I think it will be a free version of Windows, for everyone. People will have to pay to upgrade to a home or pro version. It will be apart of Microsoft’s new business model.
I also think Windows Cloud could be the groundwork, for how future versions of Windows are. Where we install all apps, from the store. I think this is both a negative and positive thing.
I think Windows Cloud will be a version for lower end devices. It would be absurd to have it on a $1500 gaming computer, that you can’t download Steam.
What features and other things, do you want to see Microsoft implement in Windows 10?
I would like to see a tabbed file explorer (big league), a copy and paste bin as well as universal copy and paste.
A complete redesign of the file explorer, and move away from Windows 8/7 style.
More customization, allow users to change the theme in Windows 10. From a Windows 98 theme to even a Linux inspired one.
More sophisticated, Windows 10 exclusive apps, like a photos app with better editing tools, and a revamped and more robust Windows Movie Maker.
What was the first smartphone you owned?
Mine was like a LG Optimus, which at the time was decent. Now it is just a dumb phone. Some apps still work, like Youtube. Logging into Google, doesn’t.
I have been using the Craigslist website to sell and buy items, especially electronics for many years. It is a great free, selling and buying website. I have found many great things here and sold many things as well.
The major problem right now with Craigslist is, SPAM, and communication.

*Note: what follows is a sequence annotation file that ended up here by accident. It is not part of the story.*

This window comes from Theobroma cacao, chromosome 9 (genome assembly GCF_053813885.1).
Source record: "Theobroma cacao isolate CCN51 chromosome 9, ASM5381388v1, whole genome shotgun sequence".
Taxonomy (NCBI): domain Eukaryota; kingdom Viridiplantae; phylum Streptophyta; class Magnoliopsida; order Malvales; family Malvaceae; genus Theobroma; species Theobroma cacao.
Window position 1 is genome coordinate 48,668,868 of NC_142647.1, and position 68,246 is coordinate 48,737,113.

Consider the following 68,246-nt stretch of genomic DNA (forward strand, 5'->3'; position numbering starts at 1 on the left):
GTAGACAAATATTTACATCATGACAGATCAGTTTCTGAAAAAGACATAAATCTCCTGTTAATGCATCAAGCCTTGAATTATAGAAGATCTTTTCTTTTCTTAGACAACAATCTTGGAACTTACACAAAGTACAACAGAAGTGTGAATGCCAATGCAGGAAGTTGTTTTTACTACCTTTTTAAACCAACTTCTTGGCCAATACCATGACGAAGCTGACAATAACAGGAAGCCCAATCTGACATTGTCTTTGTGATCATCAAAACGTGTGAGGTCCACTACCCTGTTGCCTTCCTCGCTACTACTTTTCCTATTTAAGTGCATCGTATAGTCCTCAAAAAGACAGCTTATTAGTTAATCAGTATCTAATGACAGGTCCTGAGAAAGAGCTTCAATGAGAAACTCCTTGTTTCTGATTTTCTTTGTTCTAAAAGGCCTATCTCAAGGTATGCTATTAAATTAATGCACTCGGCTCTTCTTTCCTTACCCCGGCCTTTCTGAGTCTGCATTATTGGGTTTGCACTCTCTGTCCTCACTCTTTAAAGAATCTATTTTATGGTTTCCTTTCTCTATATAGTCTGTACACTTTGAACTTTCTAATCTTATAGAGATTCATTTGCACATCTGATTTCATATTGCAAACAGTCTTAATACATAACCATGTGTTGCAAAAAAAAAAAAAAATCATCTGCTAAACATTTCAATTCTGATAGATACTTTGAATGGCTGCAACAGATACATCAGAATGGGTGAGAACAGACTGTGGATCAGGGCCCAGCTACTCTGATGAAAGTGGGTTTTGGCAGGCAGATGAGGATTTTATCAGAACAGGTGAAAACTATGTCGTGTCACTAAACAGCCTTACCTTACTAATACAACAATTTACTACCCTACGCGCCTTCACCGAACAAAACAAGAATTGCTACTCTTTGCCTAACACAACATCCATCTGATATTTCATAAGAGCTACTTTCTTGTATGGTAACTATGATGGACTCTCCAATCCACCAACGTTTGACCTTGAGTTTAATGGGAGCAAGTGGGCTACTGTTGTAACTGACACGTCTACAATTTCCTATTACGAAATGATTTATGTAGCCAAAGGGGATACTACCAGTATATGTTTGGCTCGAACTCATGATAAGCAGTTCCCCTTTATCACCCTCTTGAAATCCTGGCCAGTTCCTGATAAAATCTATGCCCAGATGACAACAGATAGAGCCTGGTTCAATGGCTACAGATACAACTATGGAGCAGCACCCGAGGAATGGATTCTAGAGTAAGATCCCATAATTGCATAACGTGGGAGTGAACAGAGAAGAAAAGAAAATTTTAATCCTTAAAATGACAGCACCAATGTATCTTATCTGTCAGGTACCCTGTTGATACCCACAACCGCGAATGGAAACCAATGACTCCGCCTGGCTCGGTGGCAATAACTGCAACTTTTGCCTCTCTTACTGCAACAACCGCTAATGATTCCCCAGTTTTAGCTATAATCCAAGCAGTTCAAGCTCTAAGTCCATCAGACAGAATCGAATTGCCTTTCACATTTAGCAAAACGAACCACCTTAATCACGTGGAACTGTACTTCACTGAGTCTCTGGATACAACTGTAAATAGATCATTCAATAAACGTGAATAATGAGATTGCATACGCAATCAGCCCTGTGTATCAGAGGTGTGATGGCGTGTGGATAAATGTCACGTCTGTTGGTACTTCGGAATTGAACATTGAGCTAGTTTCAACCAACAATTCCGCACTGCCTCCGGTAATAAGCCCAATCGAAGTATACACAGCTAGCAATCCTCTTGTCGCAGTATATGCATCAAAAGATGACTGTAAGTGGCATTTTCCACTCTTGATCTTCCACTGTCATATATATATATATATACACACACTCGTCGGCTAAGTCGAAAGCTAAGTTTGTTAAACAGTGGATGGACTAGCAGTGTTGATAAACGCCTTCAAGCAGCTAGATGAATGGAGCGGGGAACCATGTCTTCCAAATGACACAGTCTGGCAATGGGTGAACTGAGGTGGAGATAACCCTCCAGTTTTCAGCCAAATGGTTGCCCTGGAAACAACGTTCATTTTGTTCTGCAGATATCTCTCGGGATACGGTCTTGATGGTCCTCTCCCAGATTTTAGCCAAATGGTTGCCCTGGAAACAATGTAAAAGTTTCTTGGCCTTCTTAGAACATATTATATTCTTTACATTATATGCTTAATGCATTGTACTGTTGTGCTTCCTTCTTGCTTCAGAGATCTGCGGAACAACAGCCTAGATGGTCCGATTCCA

Craigslist’s spam moderation is unacceptably bad. So bad, it can push one away.
Craigslist uses a method of filtering spam, by users reporting it. If enough users report an item, it is removed.
Although this method works, on occasions. I have seen so many dangerous, spam sale posts, stay up for weeks and sometimes months. Craigslist needs to overhaul it’s spam moderation, radically.
Additionally, sometimes when trying to sell an item, Craigslist bizarrely puts your item into a back burner, and doesn’t post it publicly. Apparently, an item that says it’s been posted, but isn’t public, sits there until it is flagged.
Perhaps Craigslist needs to hire moderators or have an algorithm for detecting spam in place. Or perhaps, have users verify their identities prior to signing up to post sale posts.
It is not acceptable, to have a public site, with a piss poor spam filtration system, that does not work.
As for communication, the Craigslist website, is terrible as well. Communicating with sellers is hit or miss. The ways to communicate are inconsistent. Sometimes, there is a phone number, sometimes there is an email. Sometimes, there are no contacts at all to contact sellers.
Craigslist needs a major overhaul of their communication system and perhaps their own built in system, that does not rely on outside means, like phone number and emails.
Overall, Craigslist is a great buying and selling site. Their communication and spam moderation system is woefully inadequate, and should be overhauled.
What is your favorite version of Windows and why?
Mine is Windows 7 (historical wise), because it pointed Windows in the right direction after Vista, and was one of the most solid OSs.
I also very much like Windows 10, because it’s modern, always up to date, and offers countless, performance and security improvements.